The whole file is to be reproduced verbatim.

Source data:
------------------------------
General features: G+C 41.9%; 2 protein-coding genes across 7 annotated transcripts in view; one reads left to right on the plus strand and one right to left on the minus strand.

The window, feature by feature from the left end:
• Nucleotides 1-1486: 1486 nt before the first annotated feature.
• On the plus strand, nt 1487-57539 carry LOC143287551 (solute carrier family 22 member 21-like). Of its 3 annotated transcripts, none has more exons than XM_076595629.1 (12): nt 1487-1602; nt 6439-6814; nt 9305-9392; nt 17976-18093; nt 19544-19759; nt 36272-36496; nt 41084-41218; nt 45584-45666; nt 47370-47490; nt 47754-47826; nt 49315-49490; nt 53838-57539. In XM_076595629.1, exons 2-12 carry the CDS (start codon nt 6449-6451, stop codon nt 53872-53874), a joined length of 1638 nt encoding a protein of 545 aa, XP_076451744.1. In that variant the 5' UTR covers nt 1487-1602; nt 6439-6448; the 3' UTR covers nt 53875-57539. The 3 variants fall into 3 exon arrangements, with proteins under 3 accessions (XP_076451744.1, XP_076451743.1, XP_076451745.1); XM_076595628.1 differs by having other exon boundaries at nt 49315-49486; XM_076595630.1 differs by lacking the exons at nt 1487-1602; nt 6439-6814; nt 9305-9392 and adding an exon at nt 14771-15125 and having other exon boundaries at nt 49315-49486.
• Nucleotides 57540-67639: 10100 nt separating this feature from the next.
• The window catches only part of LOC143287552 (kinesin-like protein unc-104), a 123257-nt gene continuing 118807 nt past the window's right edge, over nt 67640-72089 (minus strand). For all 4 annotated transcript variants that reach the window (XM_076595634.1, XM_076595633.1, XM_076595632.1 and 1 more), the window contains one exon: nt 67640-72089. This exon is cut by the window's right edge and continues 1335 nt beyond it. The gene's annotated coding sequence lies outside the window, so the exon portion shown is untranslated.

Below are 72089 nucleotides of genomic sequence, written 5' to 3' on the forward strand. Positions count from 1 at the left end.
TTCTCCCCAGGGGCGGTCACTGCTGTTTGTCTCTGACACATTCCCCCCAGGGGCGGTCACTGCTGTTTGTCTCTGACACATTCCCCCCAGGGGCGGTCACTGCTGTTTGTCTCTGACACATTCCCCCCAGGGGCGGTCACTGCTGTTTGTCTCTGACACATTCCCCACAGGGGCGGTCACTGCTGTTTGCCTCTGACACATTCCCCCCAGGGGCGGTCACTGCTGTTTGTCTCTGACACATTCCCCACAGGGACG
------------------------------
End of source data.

General features: G+C 41.9%; 2 protein-coding genes across 7 annotated transcripts in view; one reads left to right on the plus strand and one right to left on the minus strand.

The window, feature by feature from the left end:
• Nucleotides 1-1486: 1486 nt before the first annotated feature.
• On the plus strand, nt 1487-57539 carry LOC143287551 (solute carrier family 22 member 21-like). Of its 3 annotated transcripts, none has more exons than XM_076595629.1 (12): nt 1487-1602; nt 6439-6814; nt 9305-9392; nt 17976-18093; nt 19544-19759; nt 36272-36496; nt 41084-41218; nt 45584-45666; nt 47370-47490; nt 47754-47826; nt 49315-49490; nt 53838-57539. In XM_076595629.1, exons 2-12 carry the CDS (start codon nt 6449-6451, stop codon nt 53872-53874), a joined length of 1638 nt encoding a protein of 545 aa, XP_076451744.1. In that variant the 5' UTR covers nt 1487-1602; nt 6439-6448; the 3' UTR covers nt 53875-57539. The 3 variants fall into 3 exon arrangements, with proteins under 3 accessions (XP_076451744.1, XP_076451743.1, XP_076451745.1); XM_076595628.1 differs by having other exon boundaries at nt 49315-49486; XM_076595630.1 differs by lacking the exons at nt 1487-1602; nt 6439-6814; nt 9305-9392 and adding an exon at nt 14771-15125 and having other exon boundaries at nt 49315-49486.
• Nucleotides 57540-67639: 10100 nt separating this feature from the next.
• The window catches only part of LOC143287552 (kinesin-like protein unc-104), a 123257-nt gene continuing 118807 nt past the window's right edge, over nt 67640-72089 (minus strand). For all 4 annotated transcript variants that reach the window (XM_076595634.1, XM_076595633.1, XM_076595632.1 and 1 more), the window contains one exon: nt 67640-72089. This exon is cut by the window's right edge and continues 1335 nt beyond it. The gene's annotated coding sequence lies outside the window, so the exon portion shown is untranslated.

Below are 72089 nucleotides of genomic sequence, written 5' to 3' on the forward strand. Positions count from 1 at the left end.
TTCTCCCCAGGGGCGGTCACTGCTGTTTGTCTCTGACACATTCCCCCCAGGGGCGGTCACTGCTGTTTGTCTCTGACACATTCCCCCCAGGGGCGGTCACTGCTGTTTGTCTCTGACACATTCCCCCCAGGGGCGGTCACTGCTGTTTGTCTCTGACACATTCCCCACAGGGGCGGTCACTGCTGTTTGCCTCTGACACATTCCCCCCAGGGGCGGTCACTGCTGTTTGTCTCTGACACATTCCCCACAGGGACG